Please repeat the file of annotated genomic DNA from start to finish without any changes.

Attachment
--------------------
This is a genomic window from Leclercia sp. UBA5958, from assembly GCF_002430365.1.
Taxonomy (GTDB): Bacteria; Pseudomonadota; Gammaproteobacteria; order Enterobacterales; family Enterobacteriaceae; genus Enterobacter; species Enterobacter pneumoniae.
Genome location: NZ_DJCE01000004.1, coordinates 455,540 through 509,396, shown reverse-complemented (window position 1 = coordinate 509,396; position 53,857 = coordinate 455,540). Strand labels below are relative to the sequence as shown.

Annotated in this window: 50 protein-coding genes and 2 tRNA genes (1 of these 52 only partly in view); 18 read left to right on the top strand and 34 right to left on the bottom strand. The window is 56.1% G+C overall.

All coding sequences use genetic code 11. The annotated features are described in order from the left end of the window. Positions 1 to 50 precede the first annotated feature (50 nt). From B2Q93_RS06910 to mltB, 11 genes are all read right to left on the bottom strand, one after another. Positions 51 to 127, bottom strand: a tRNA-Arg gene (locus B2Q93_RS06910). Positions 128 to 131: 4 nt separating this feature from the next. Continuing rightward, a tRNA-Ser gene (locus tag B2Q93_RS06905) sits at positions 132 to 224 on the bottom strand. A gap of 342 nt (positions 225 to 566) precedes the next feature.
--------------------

This is a genomic window from Leclercia sp. UBA5958, from assembly GCF_002430365.1.
Taxonomy (GTDB): Bacteria; Pseudomonadota; Gammaproteobacteria; order Enterobacterales; family Enterobacteriaceae; genus Enterobacter; species Enterobacter pneumoniae.
Genome location: NZ_DJCE01000004.1, coordinates 455,540 through 509,396, shown reverse-complemented (window position 1 = coordinate 509,396; position 53,857 = coordinate 455,540). Strand labels below are relative to the sequence as shown.

Annotated in this window: 50 protein-coding genes and 2 tRNA genes (1 of these 52 only partly in view); 18 read left to right on the top strand and 34 right to left on the bottom strand. The window is 56.1% G+C overall.

All coding sequences use genetic code 11. The annotated features are described in order from the left end of the window. Positions 1 to 50 precede the first annotated feature (50 nt). From B2Q93_RS06910 to mltB, 11 genes are all read right to left on the bottom strand, one after another. Positions 51 to 127, bottom strand: a tRNA-Arg gene (locus B2Q93_RS06910). Positions 128 to 131: 4 nt separating this feature from the next. Continuing rightward, a tRNA-Ser gene (locus tag B2Q93_RS06905) sits at positions 132 to 224 on the bottom strand. A gap of 342 nt (positions 225 to 566) precedes the next feature.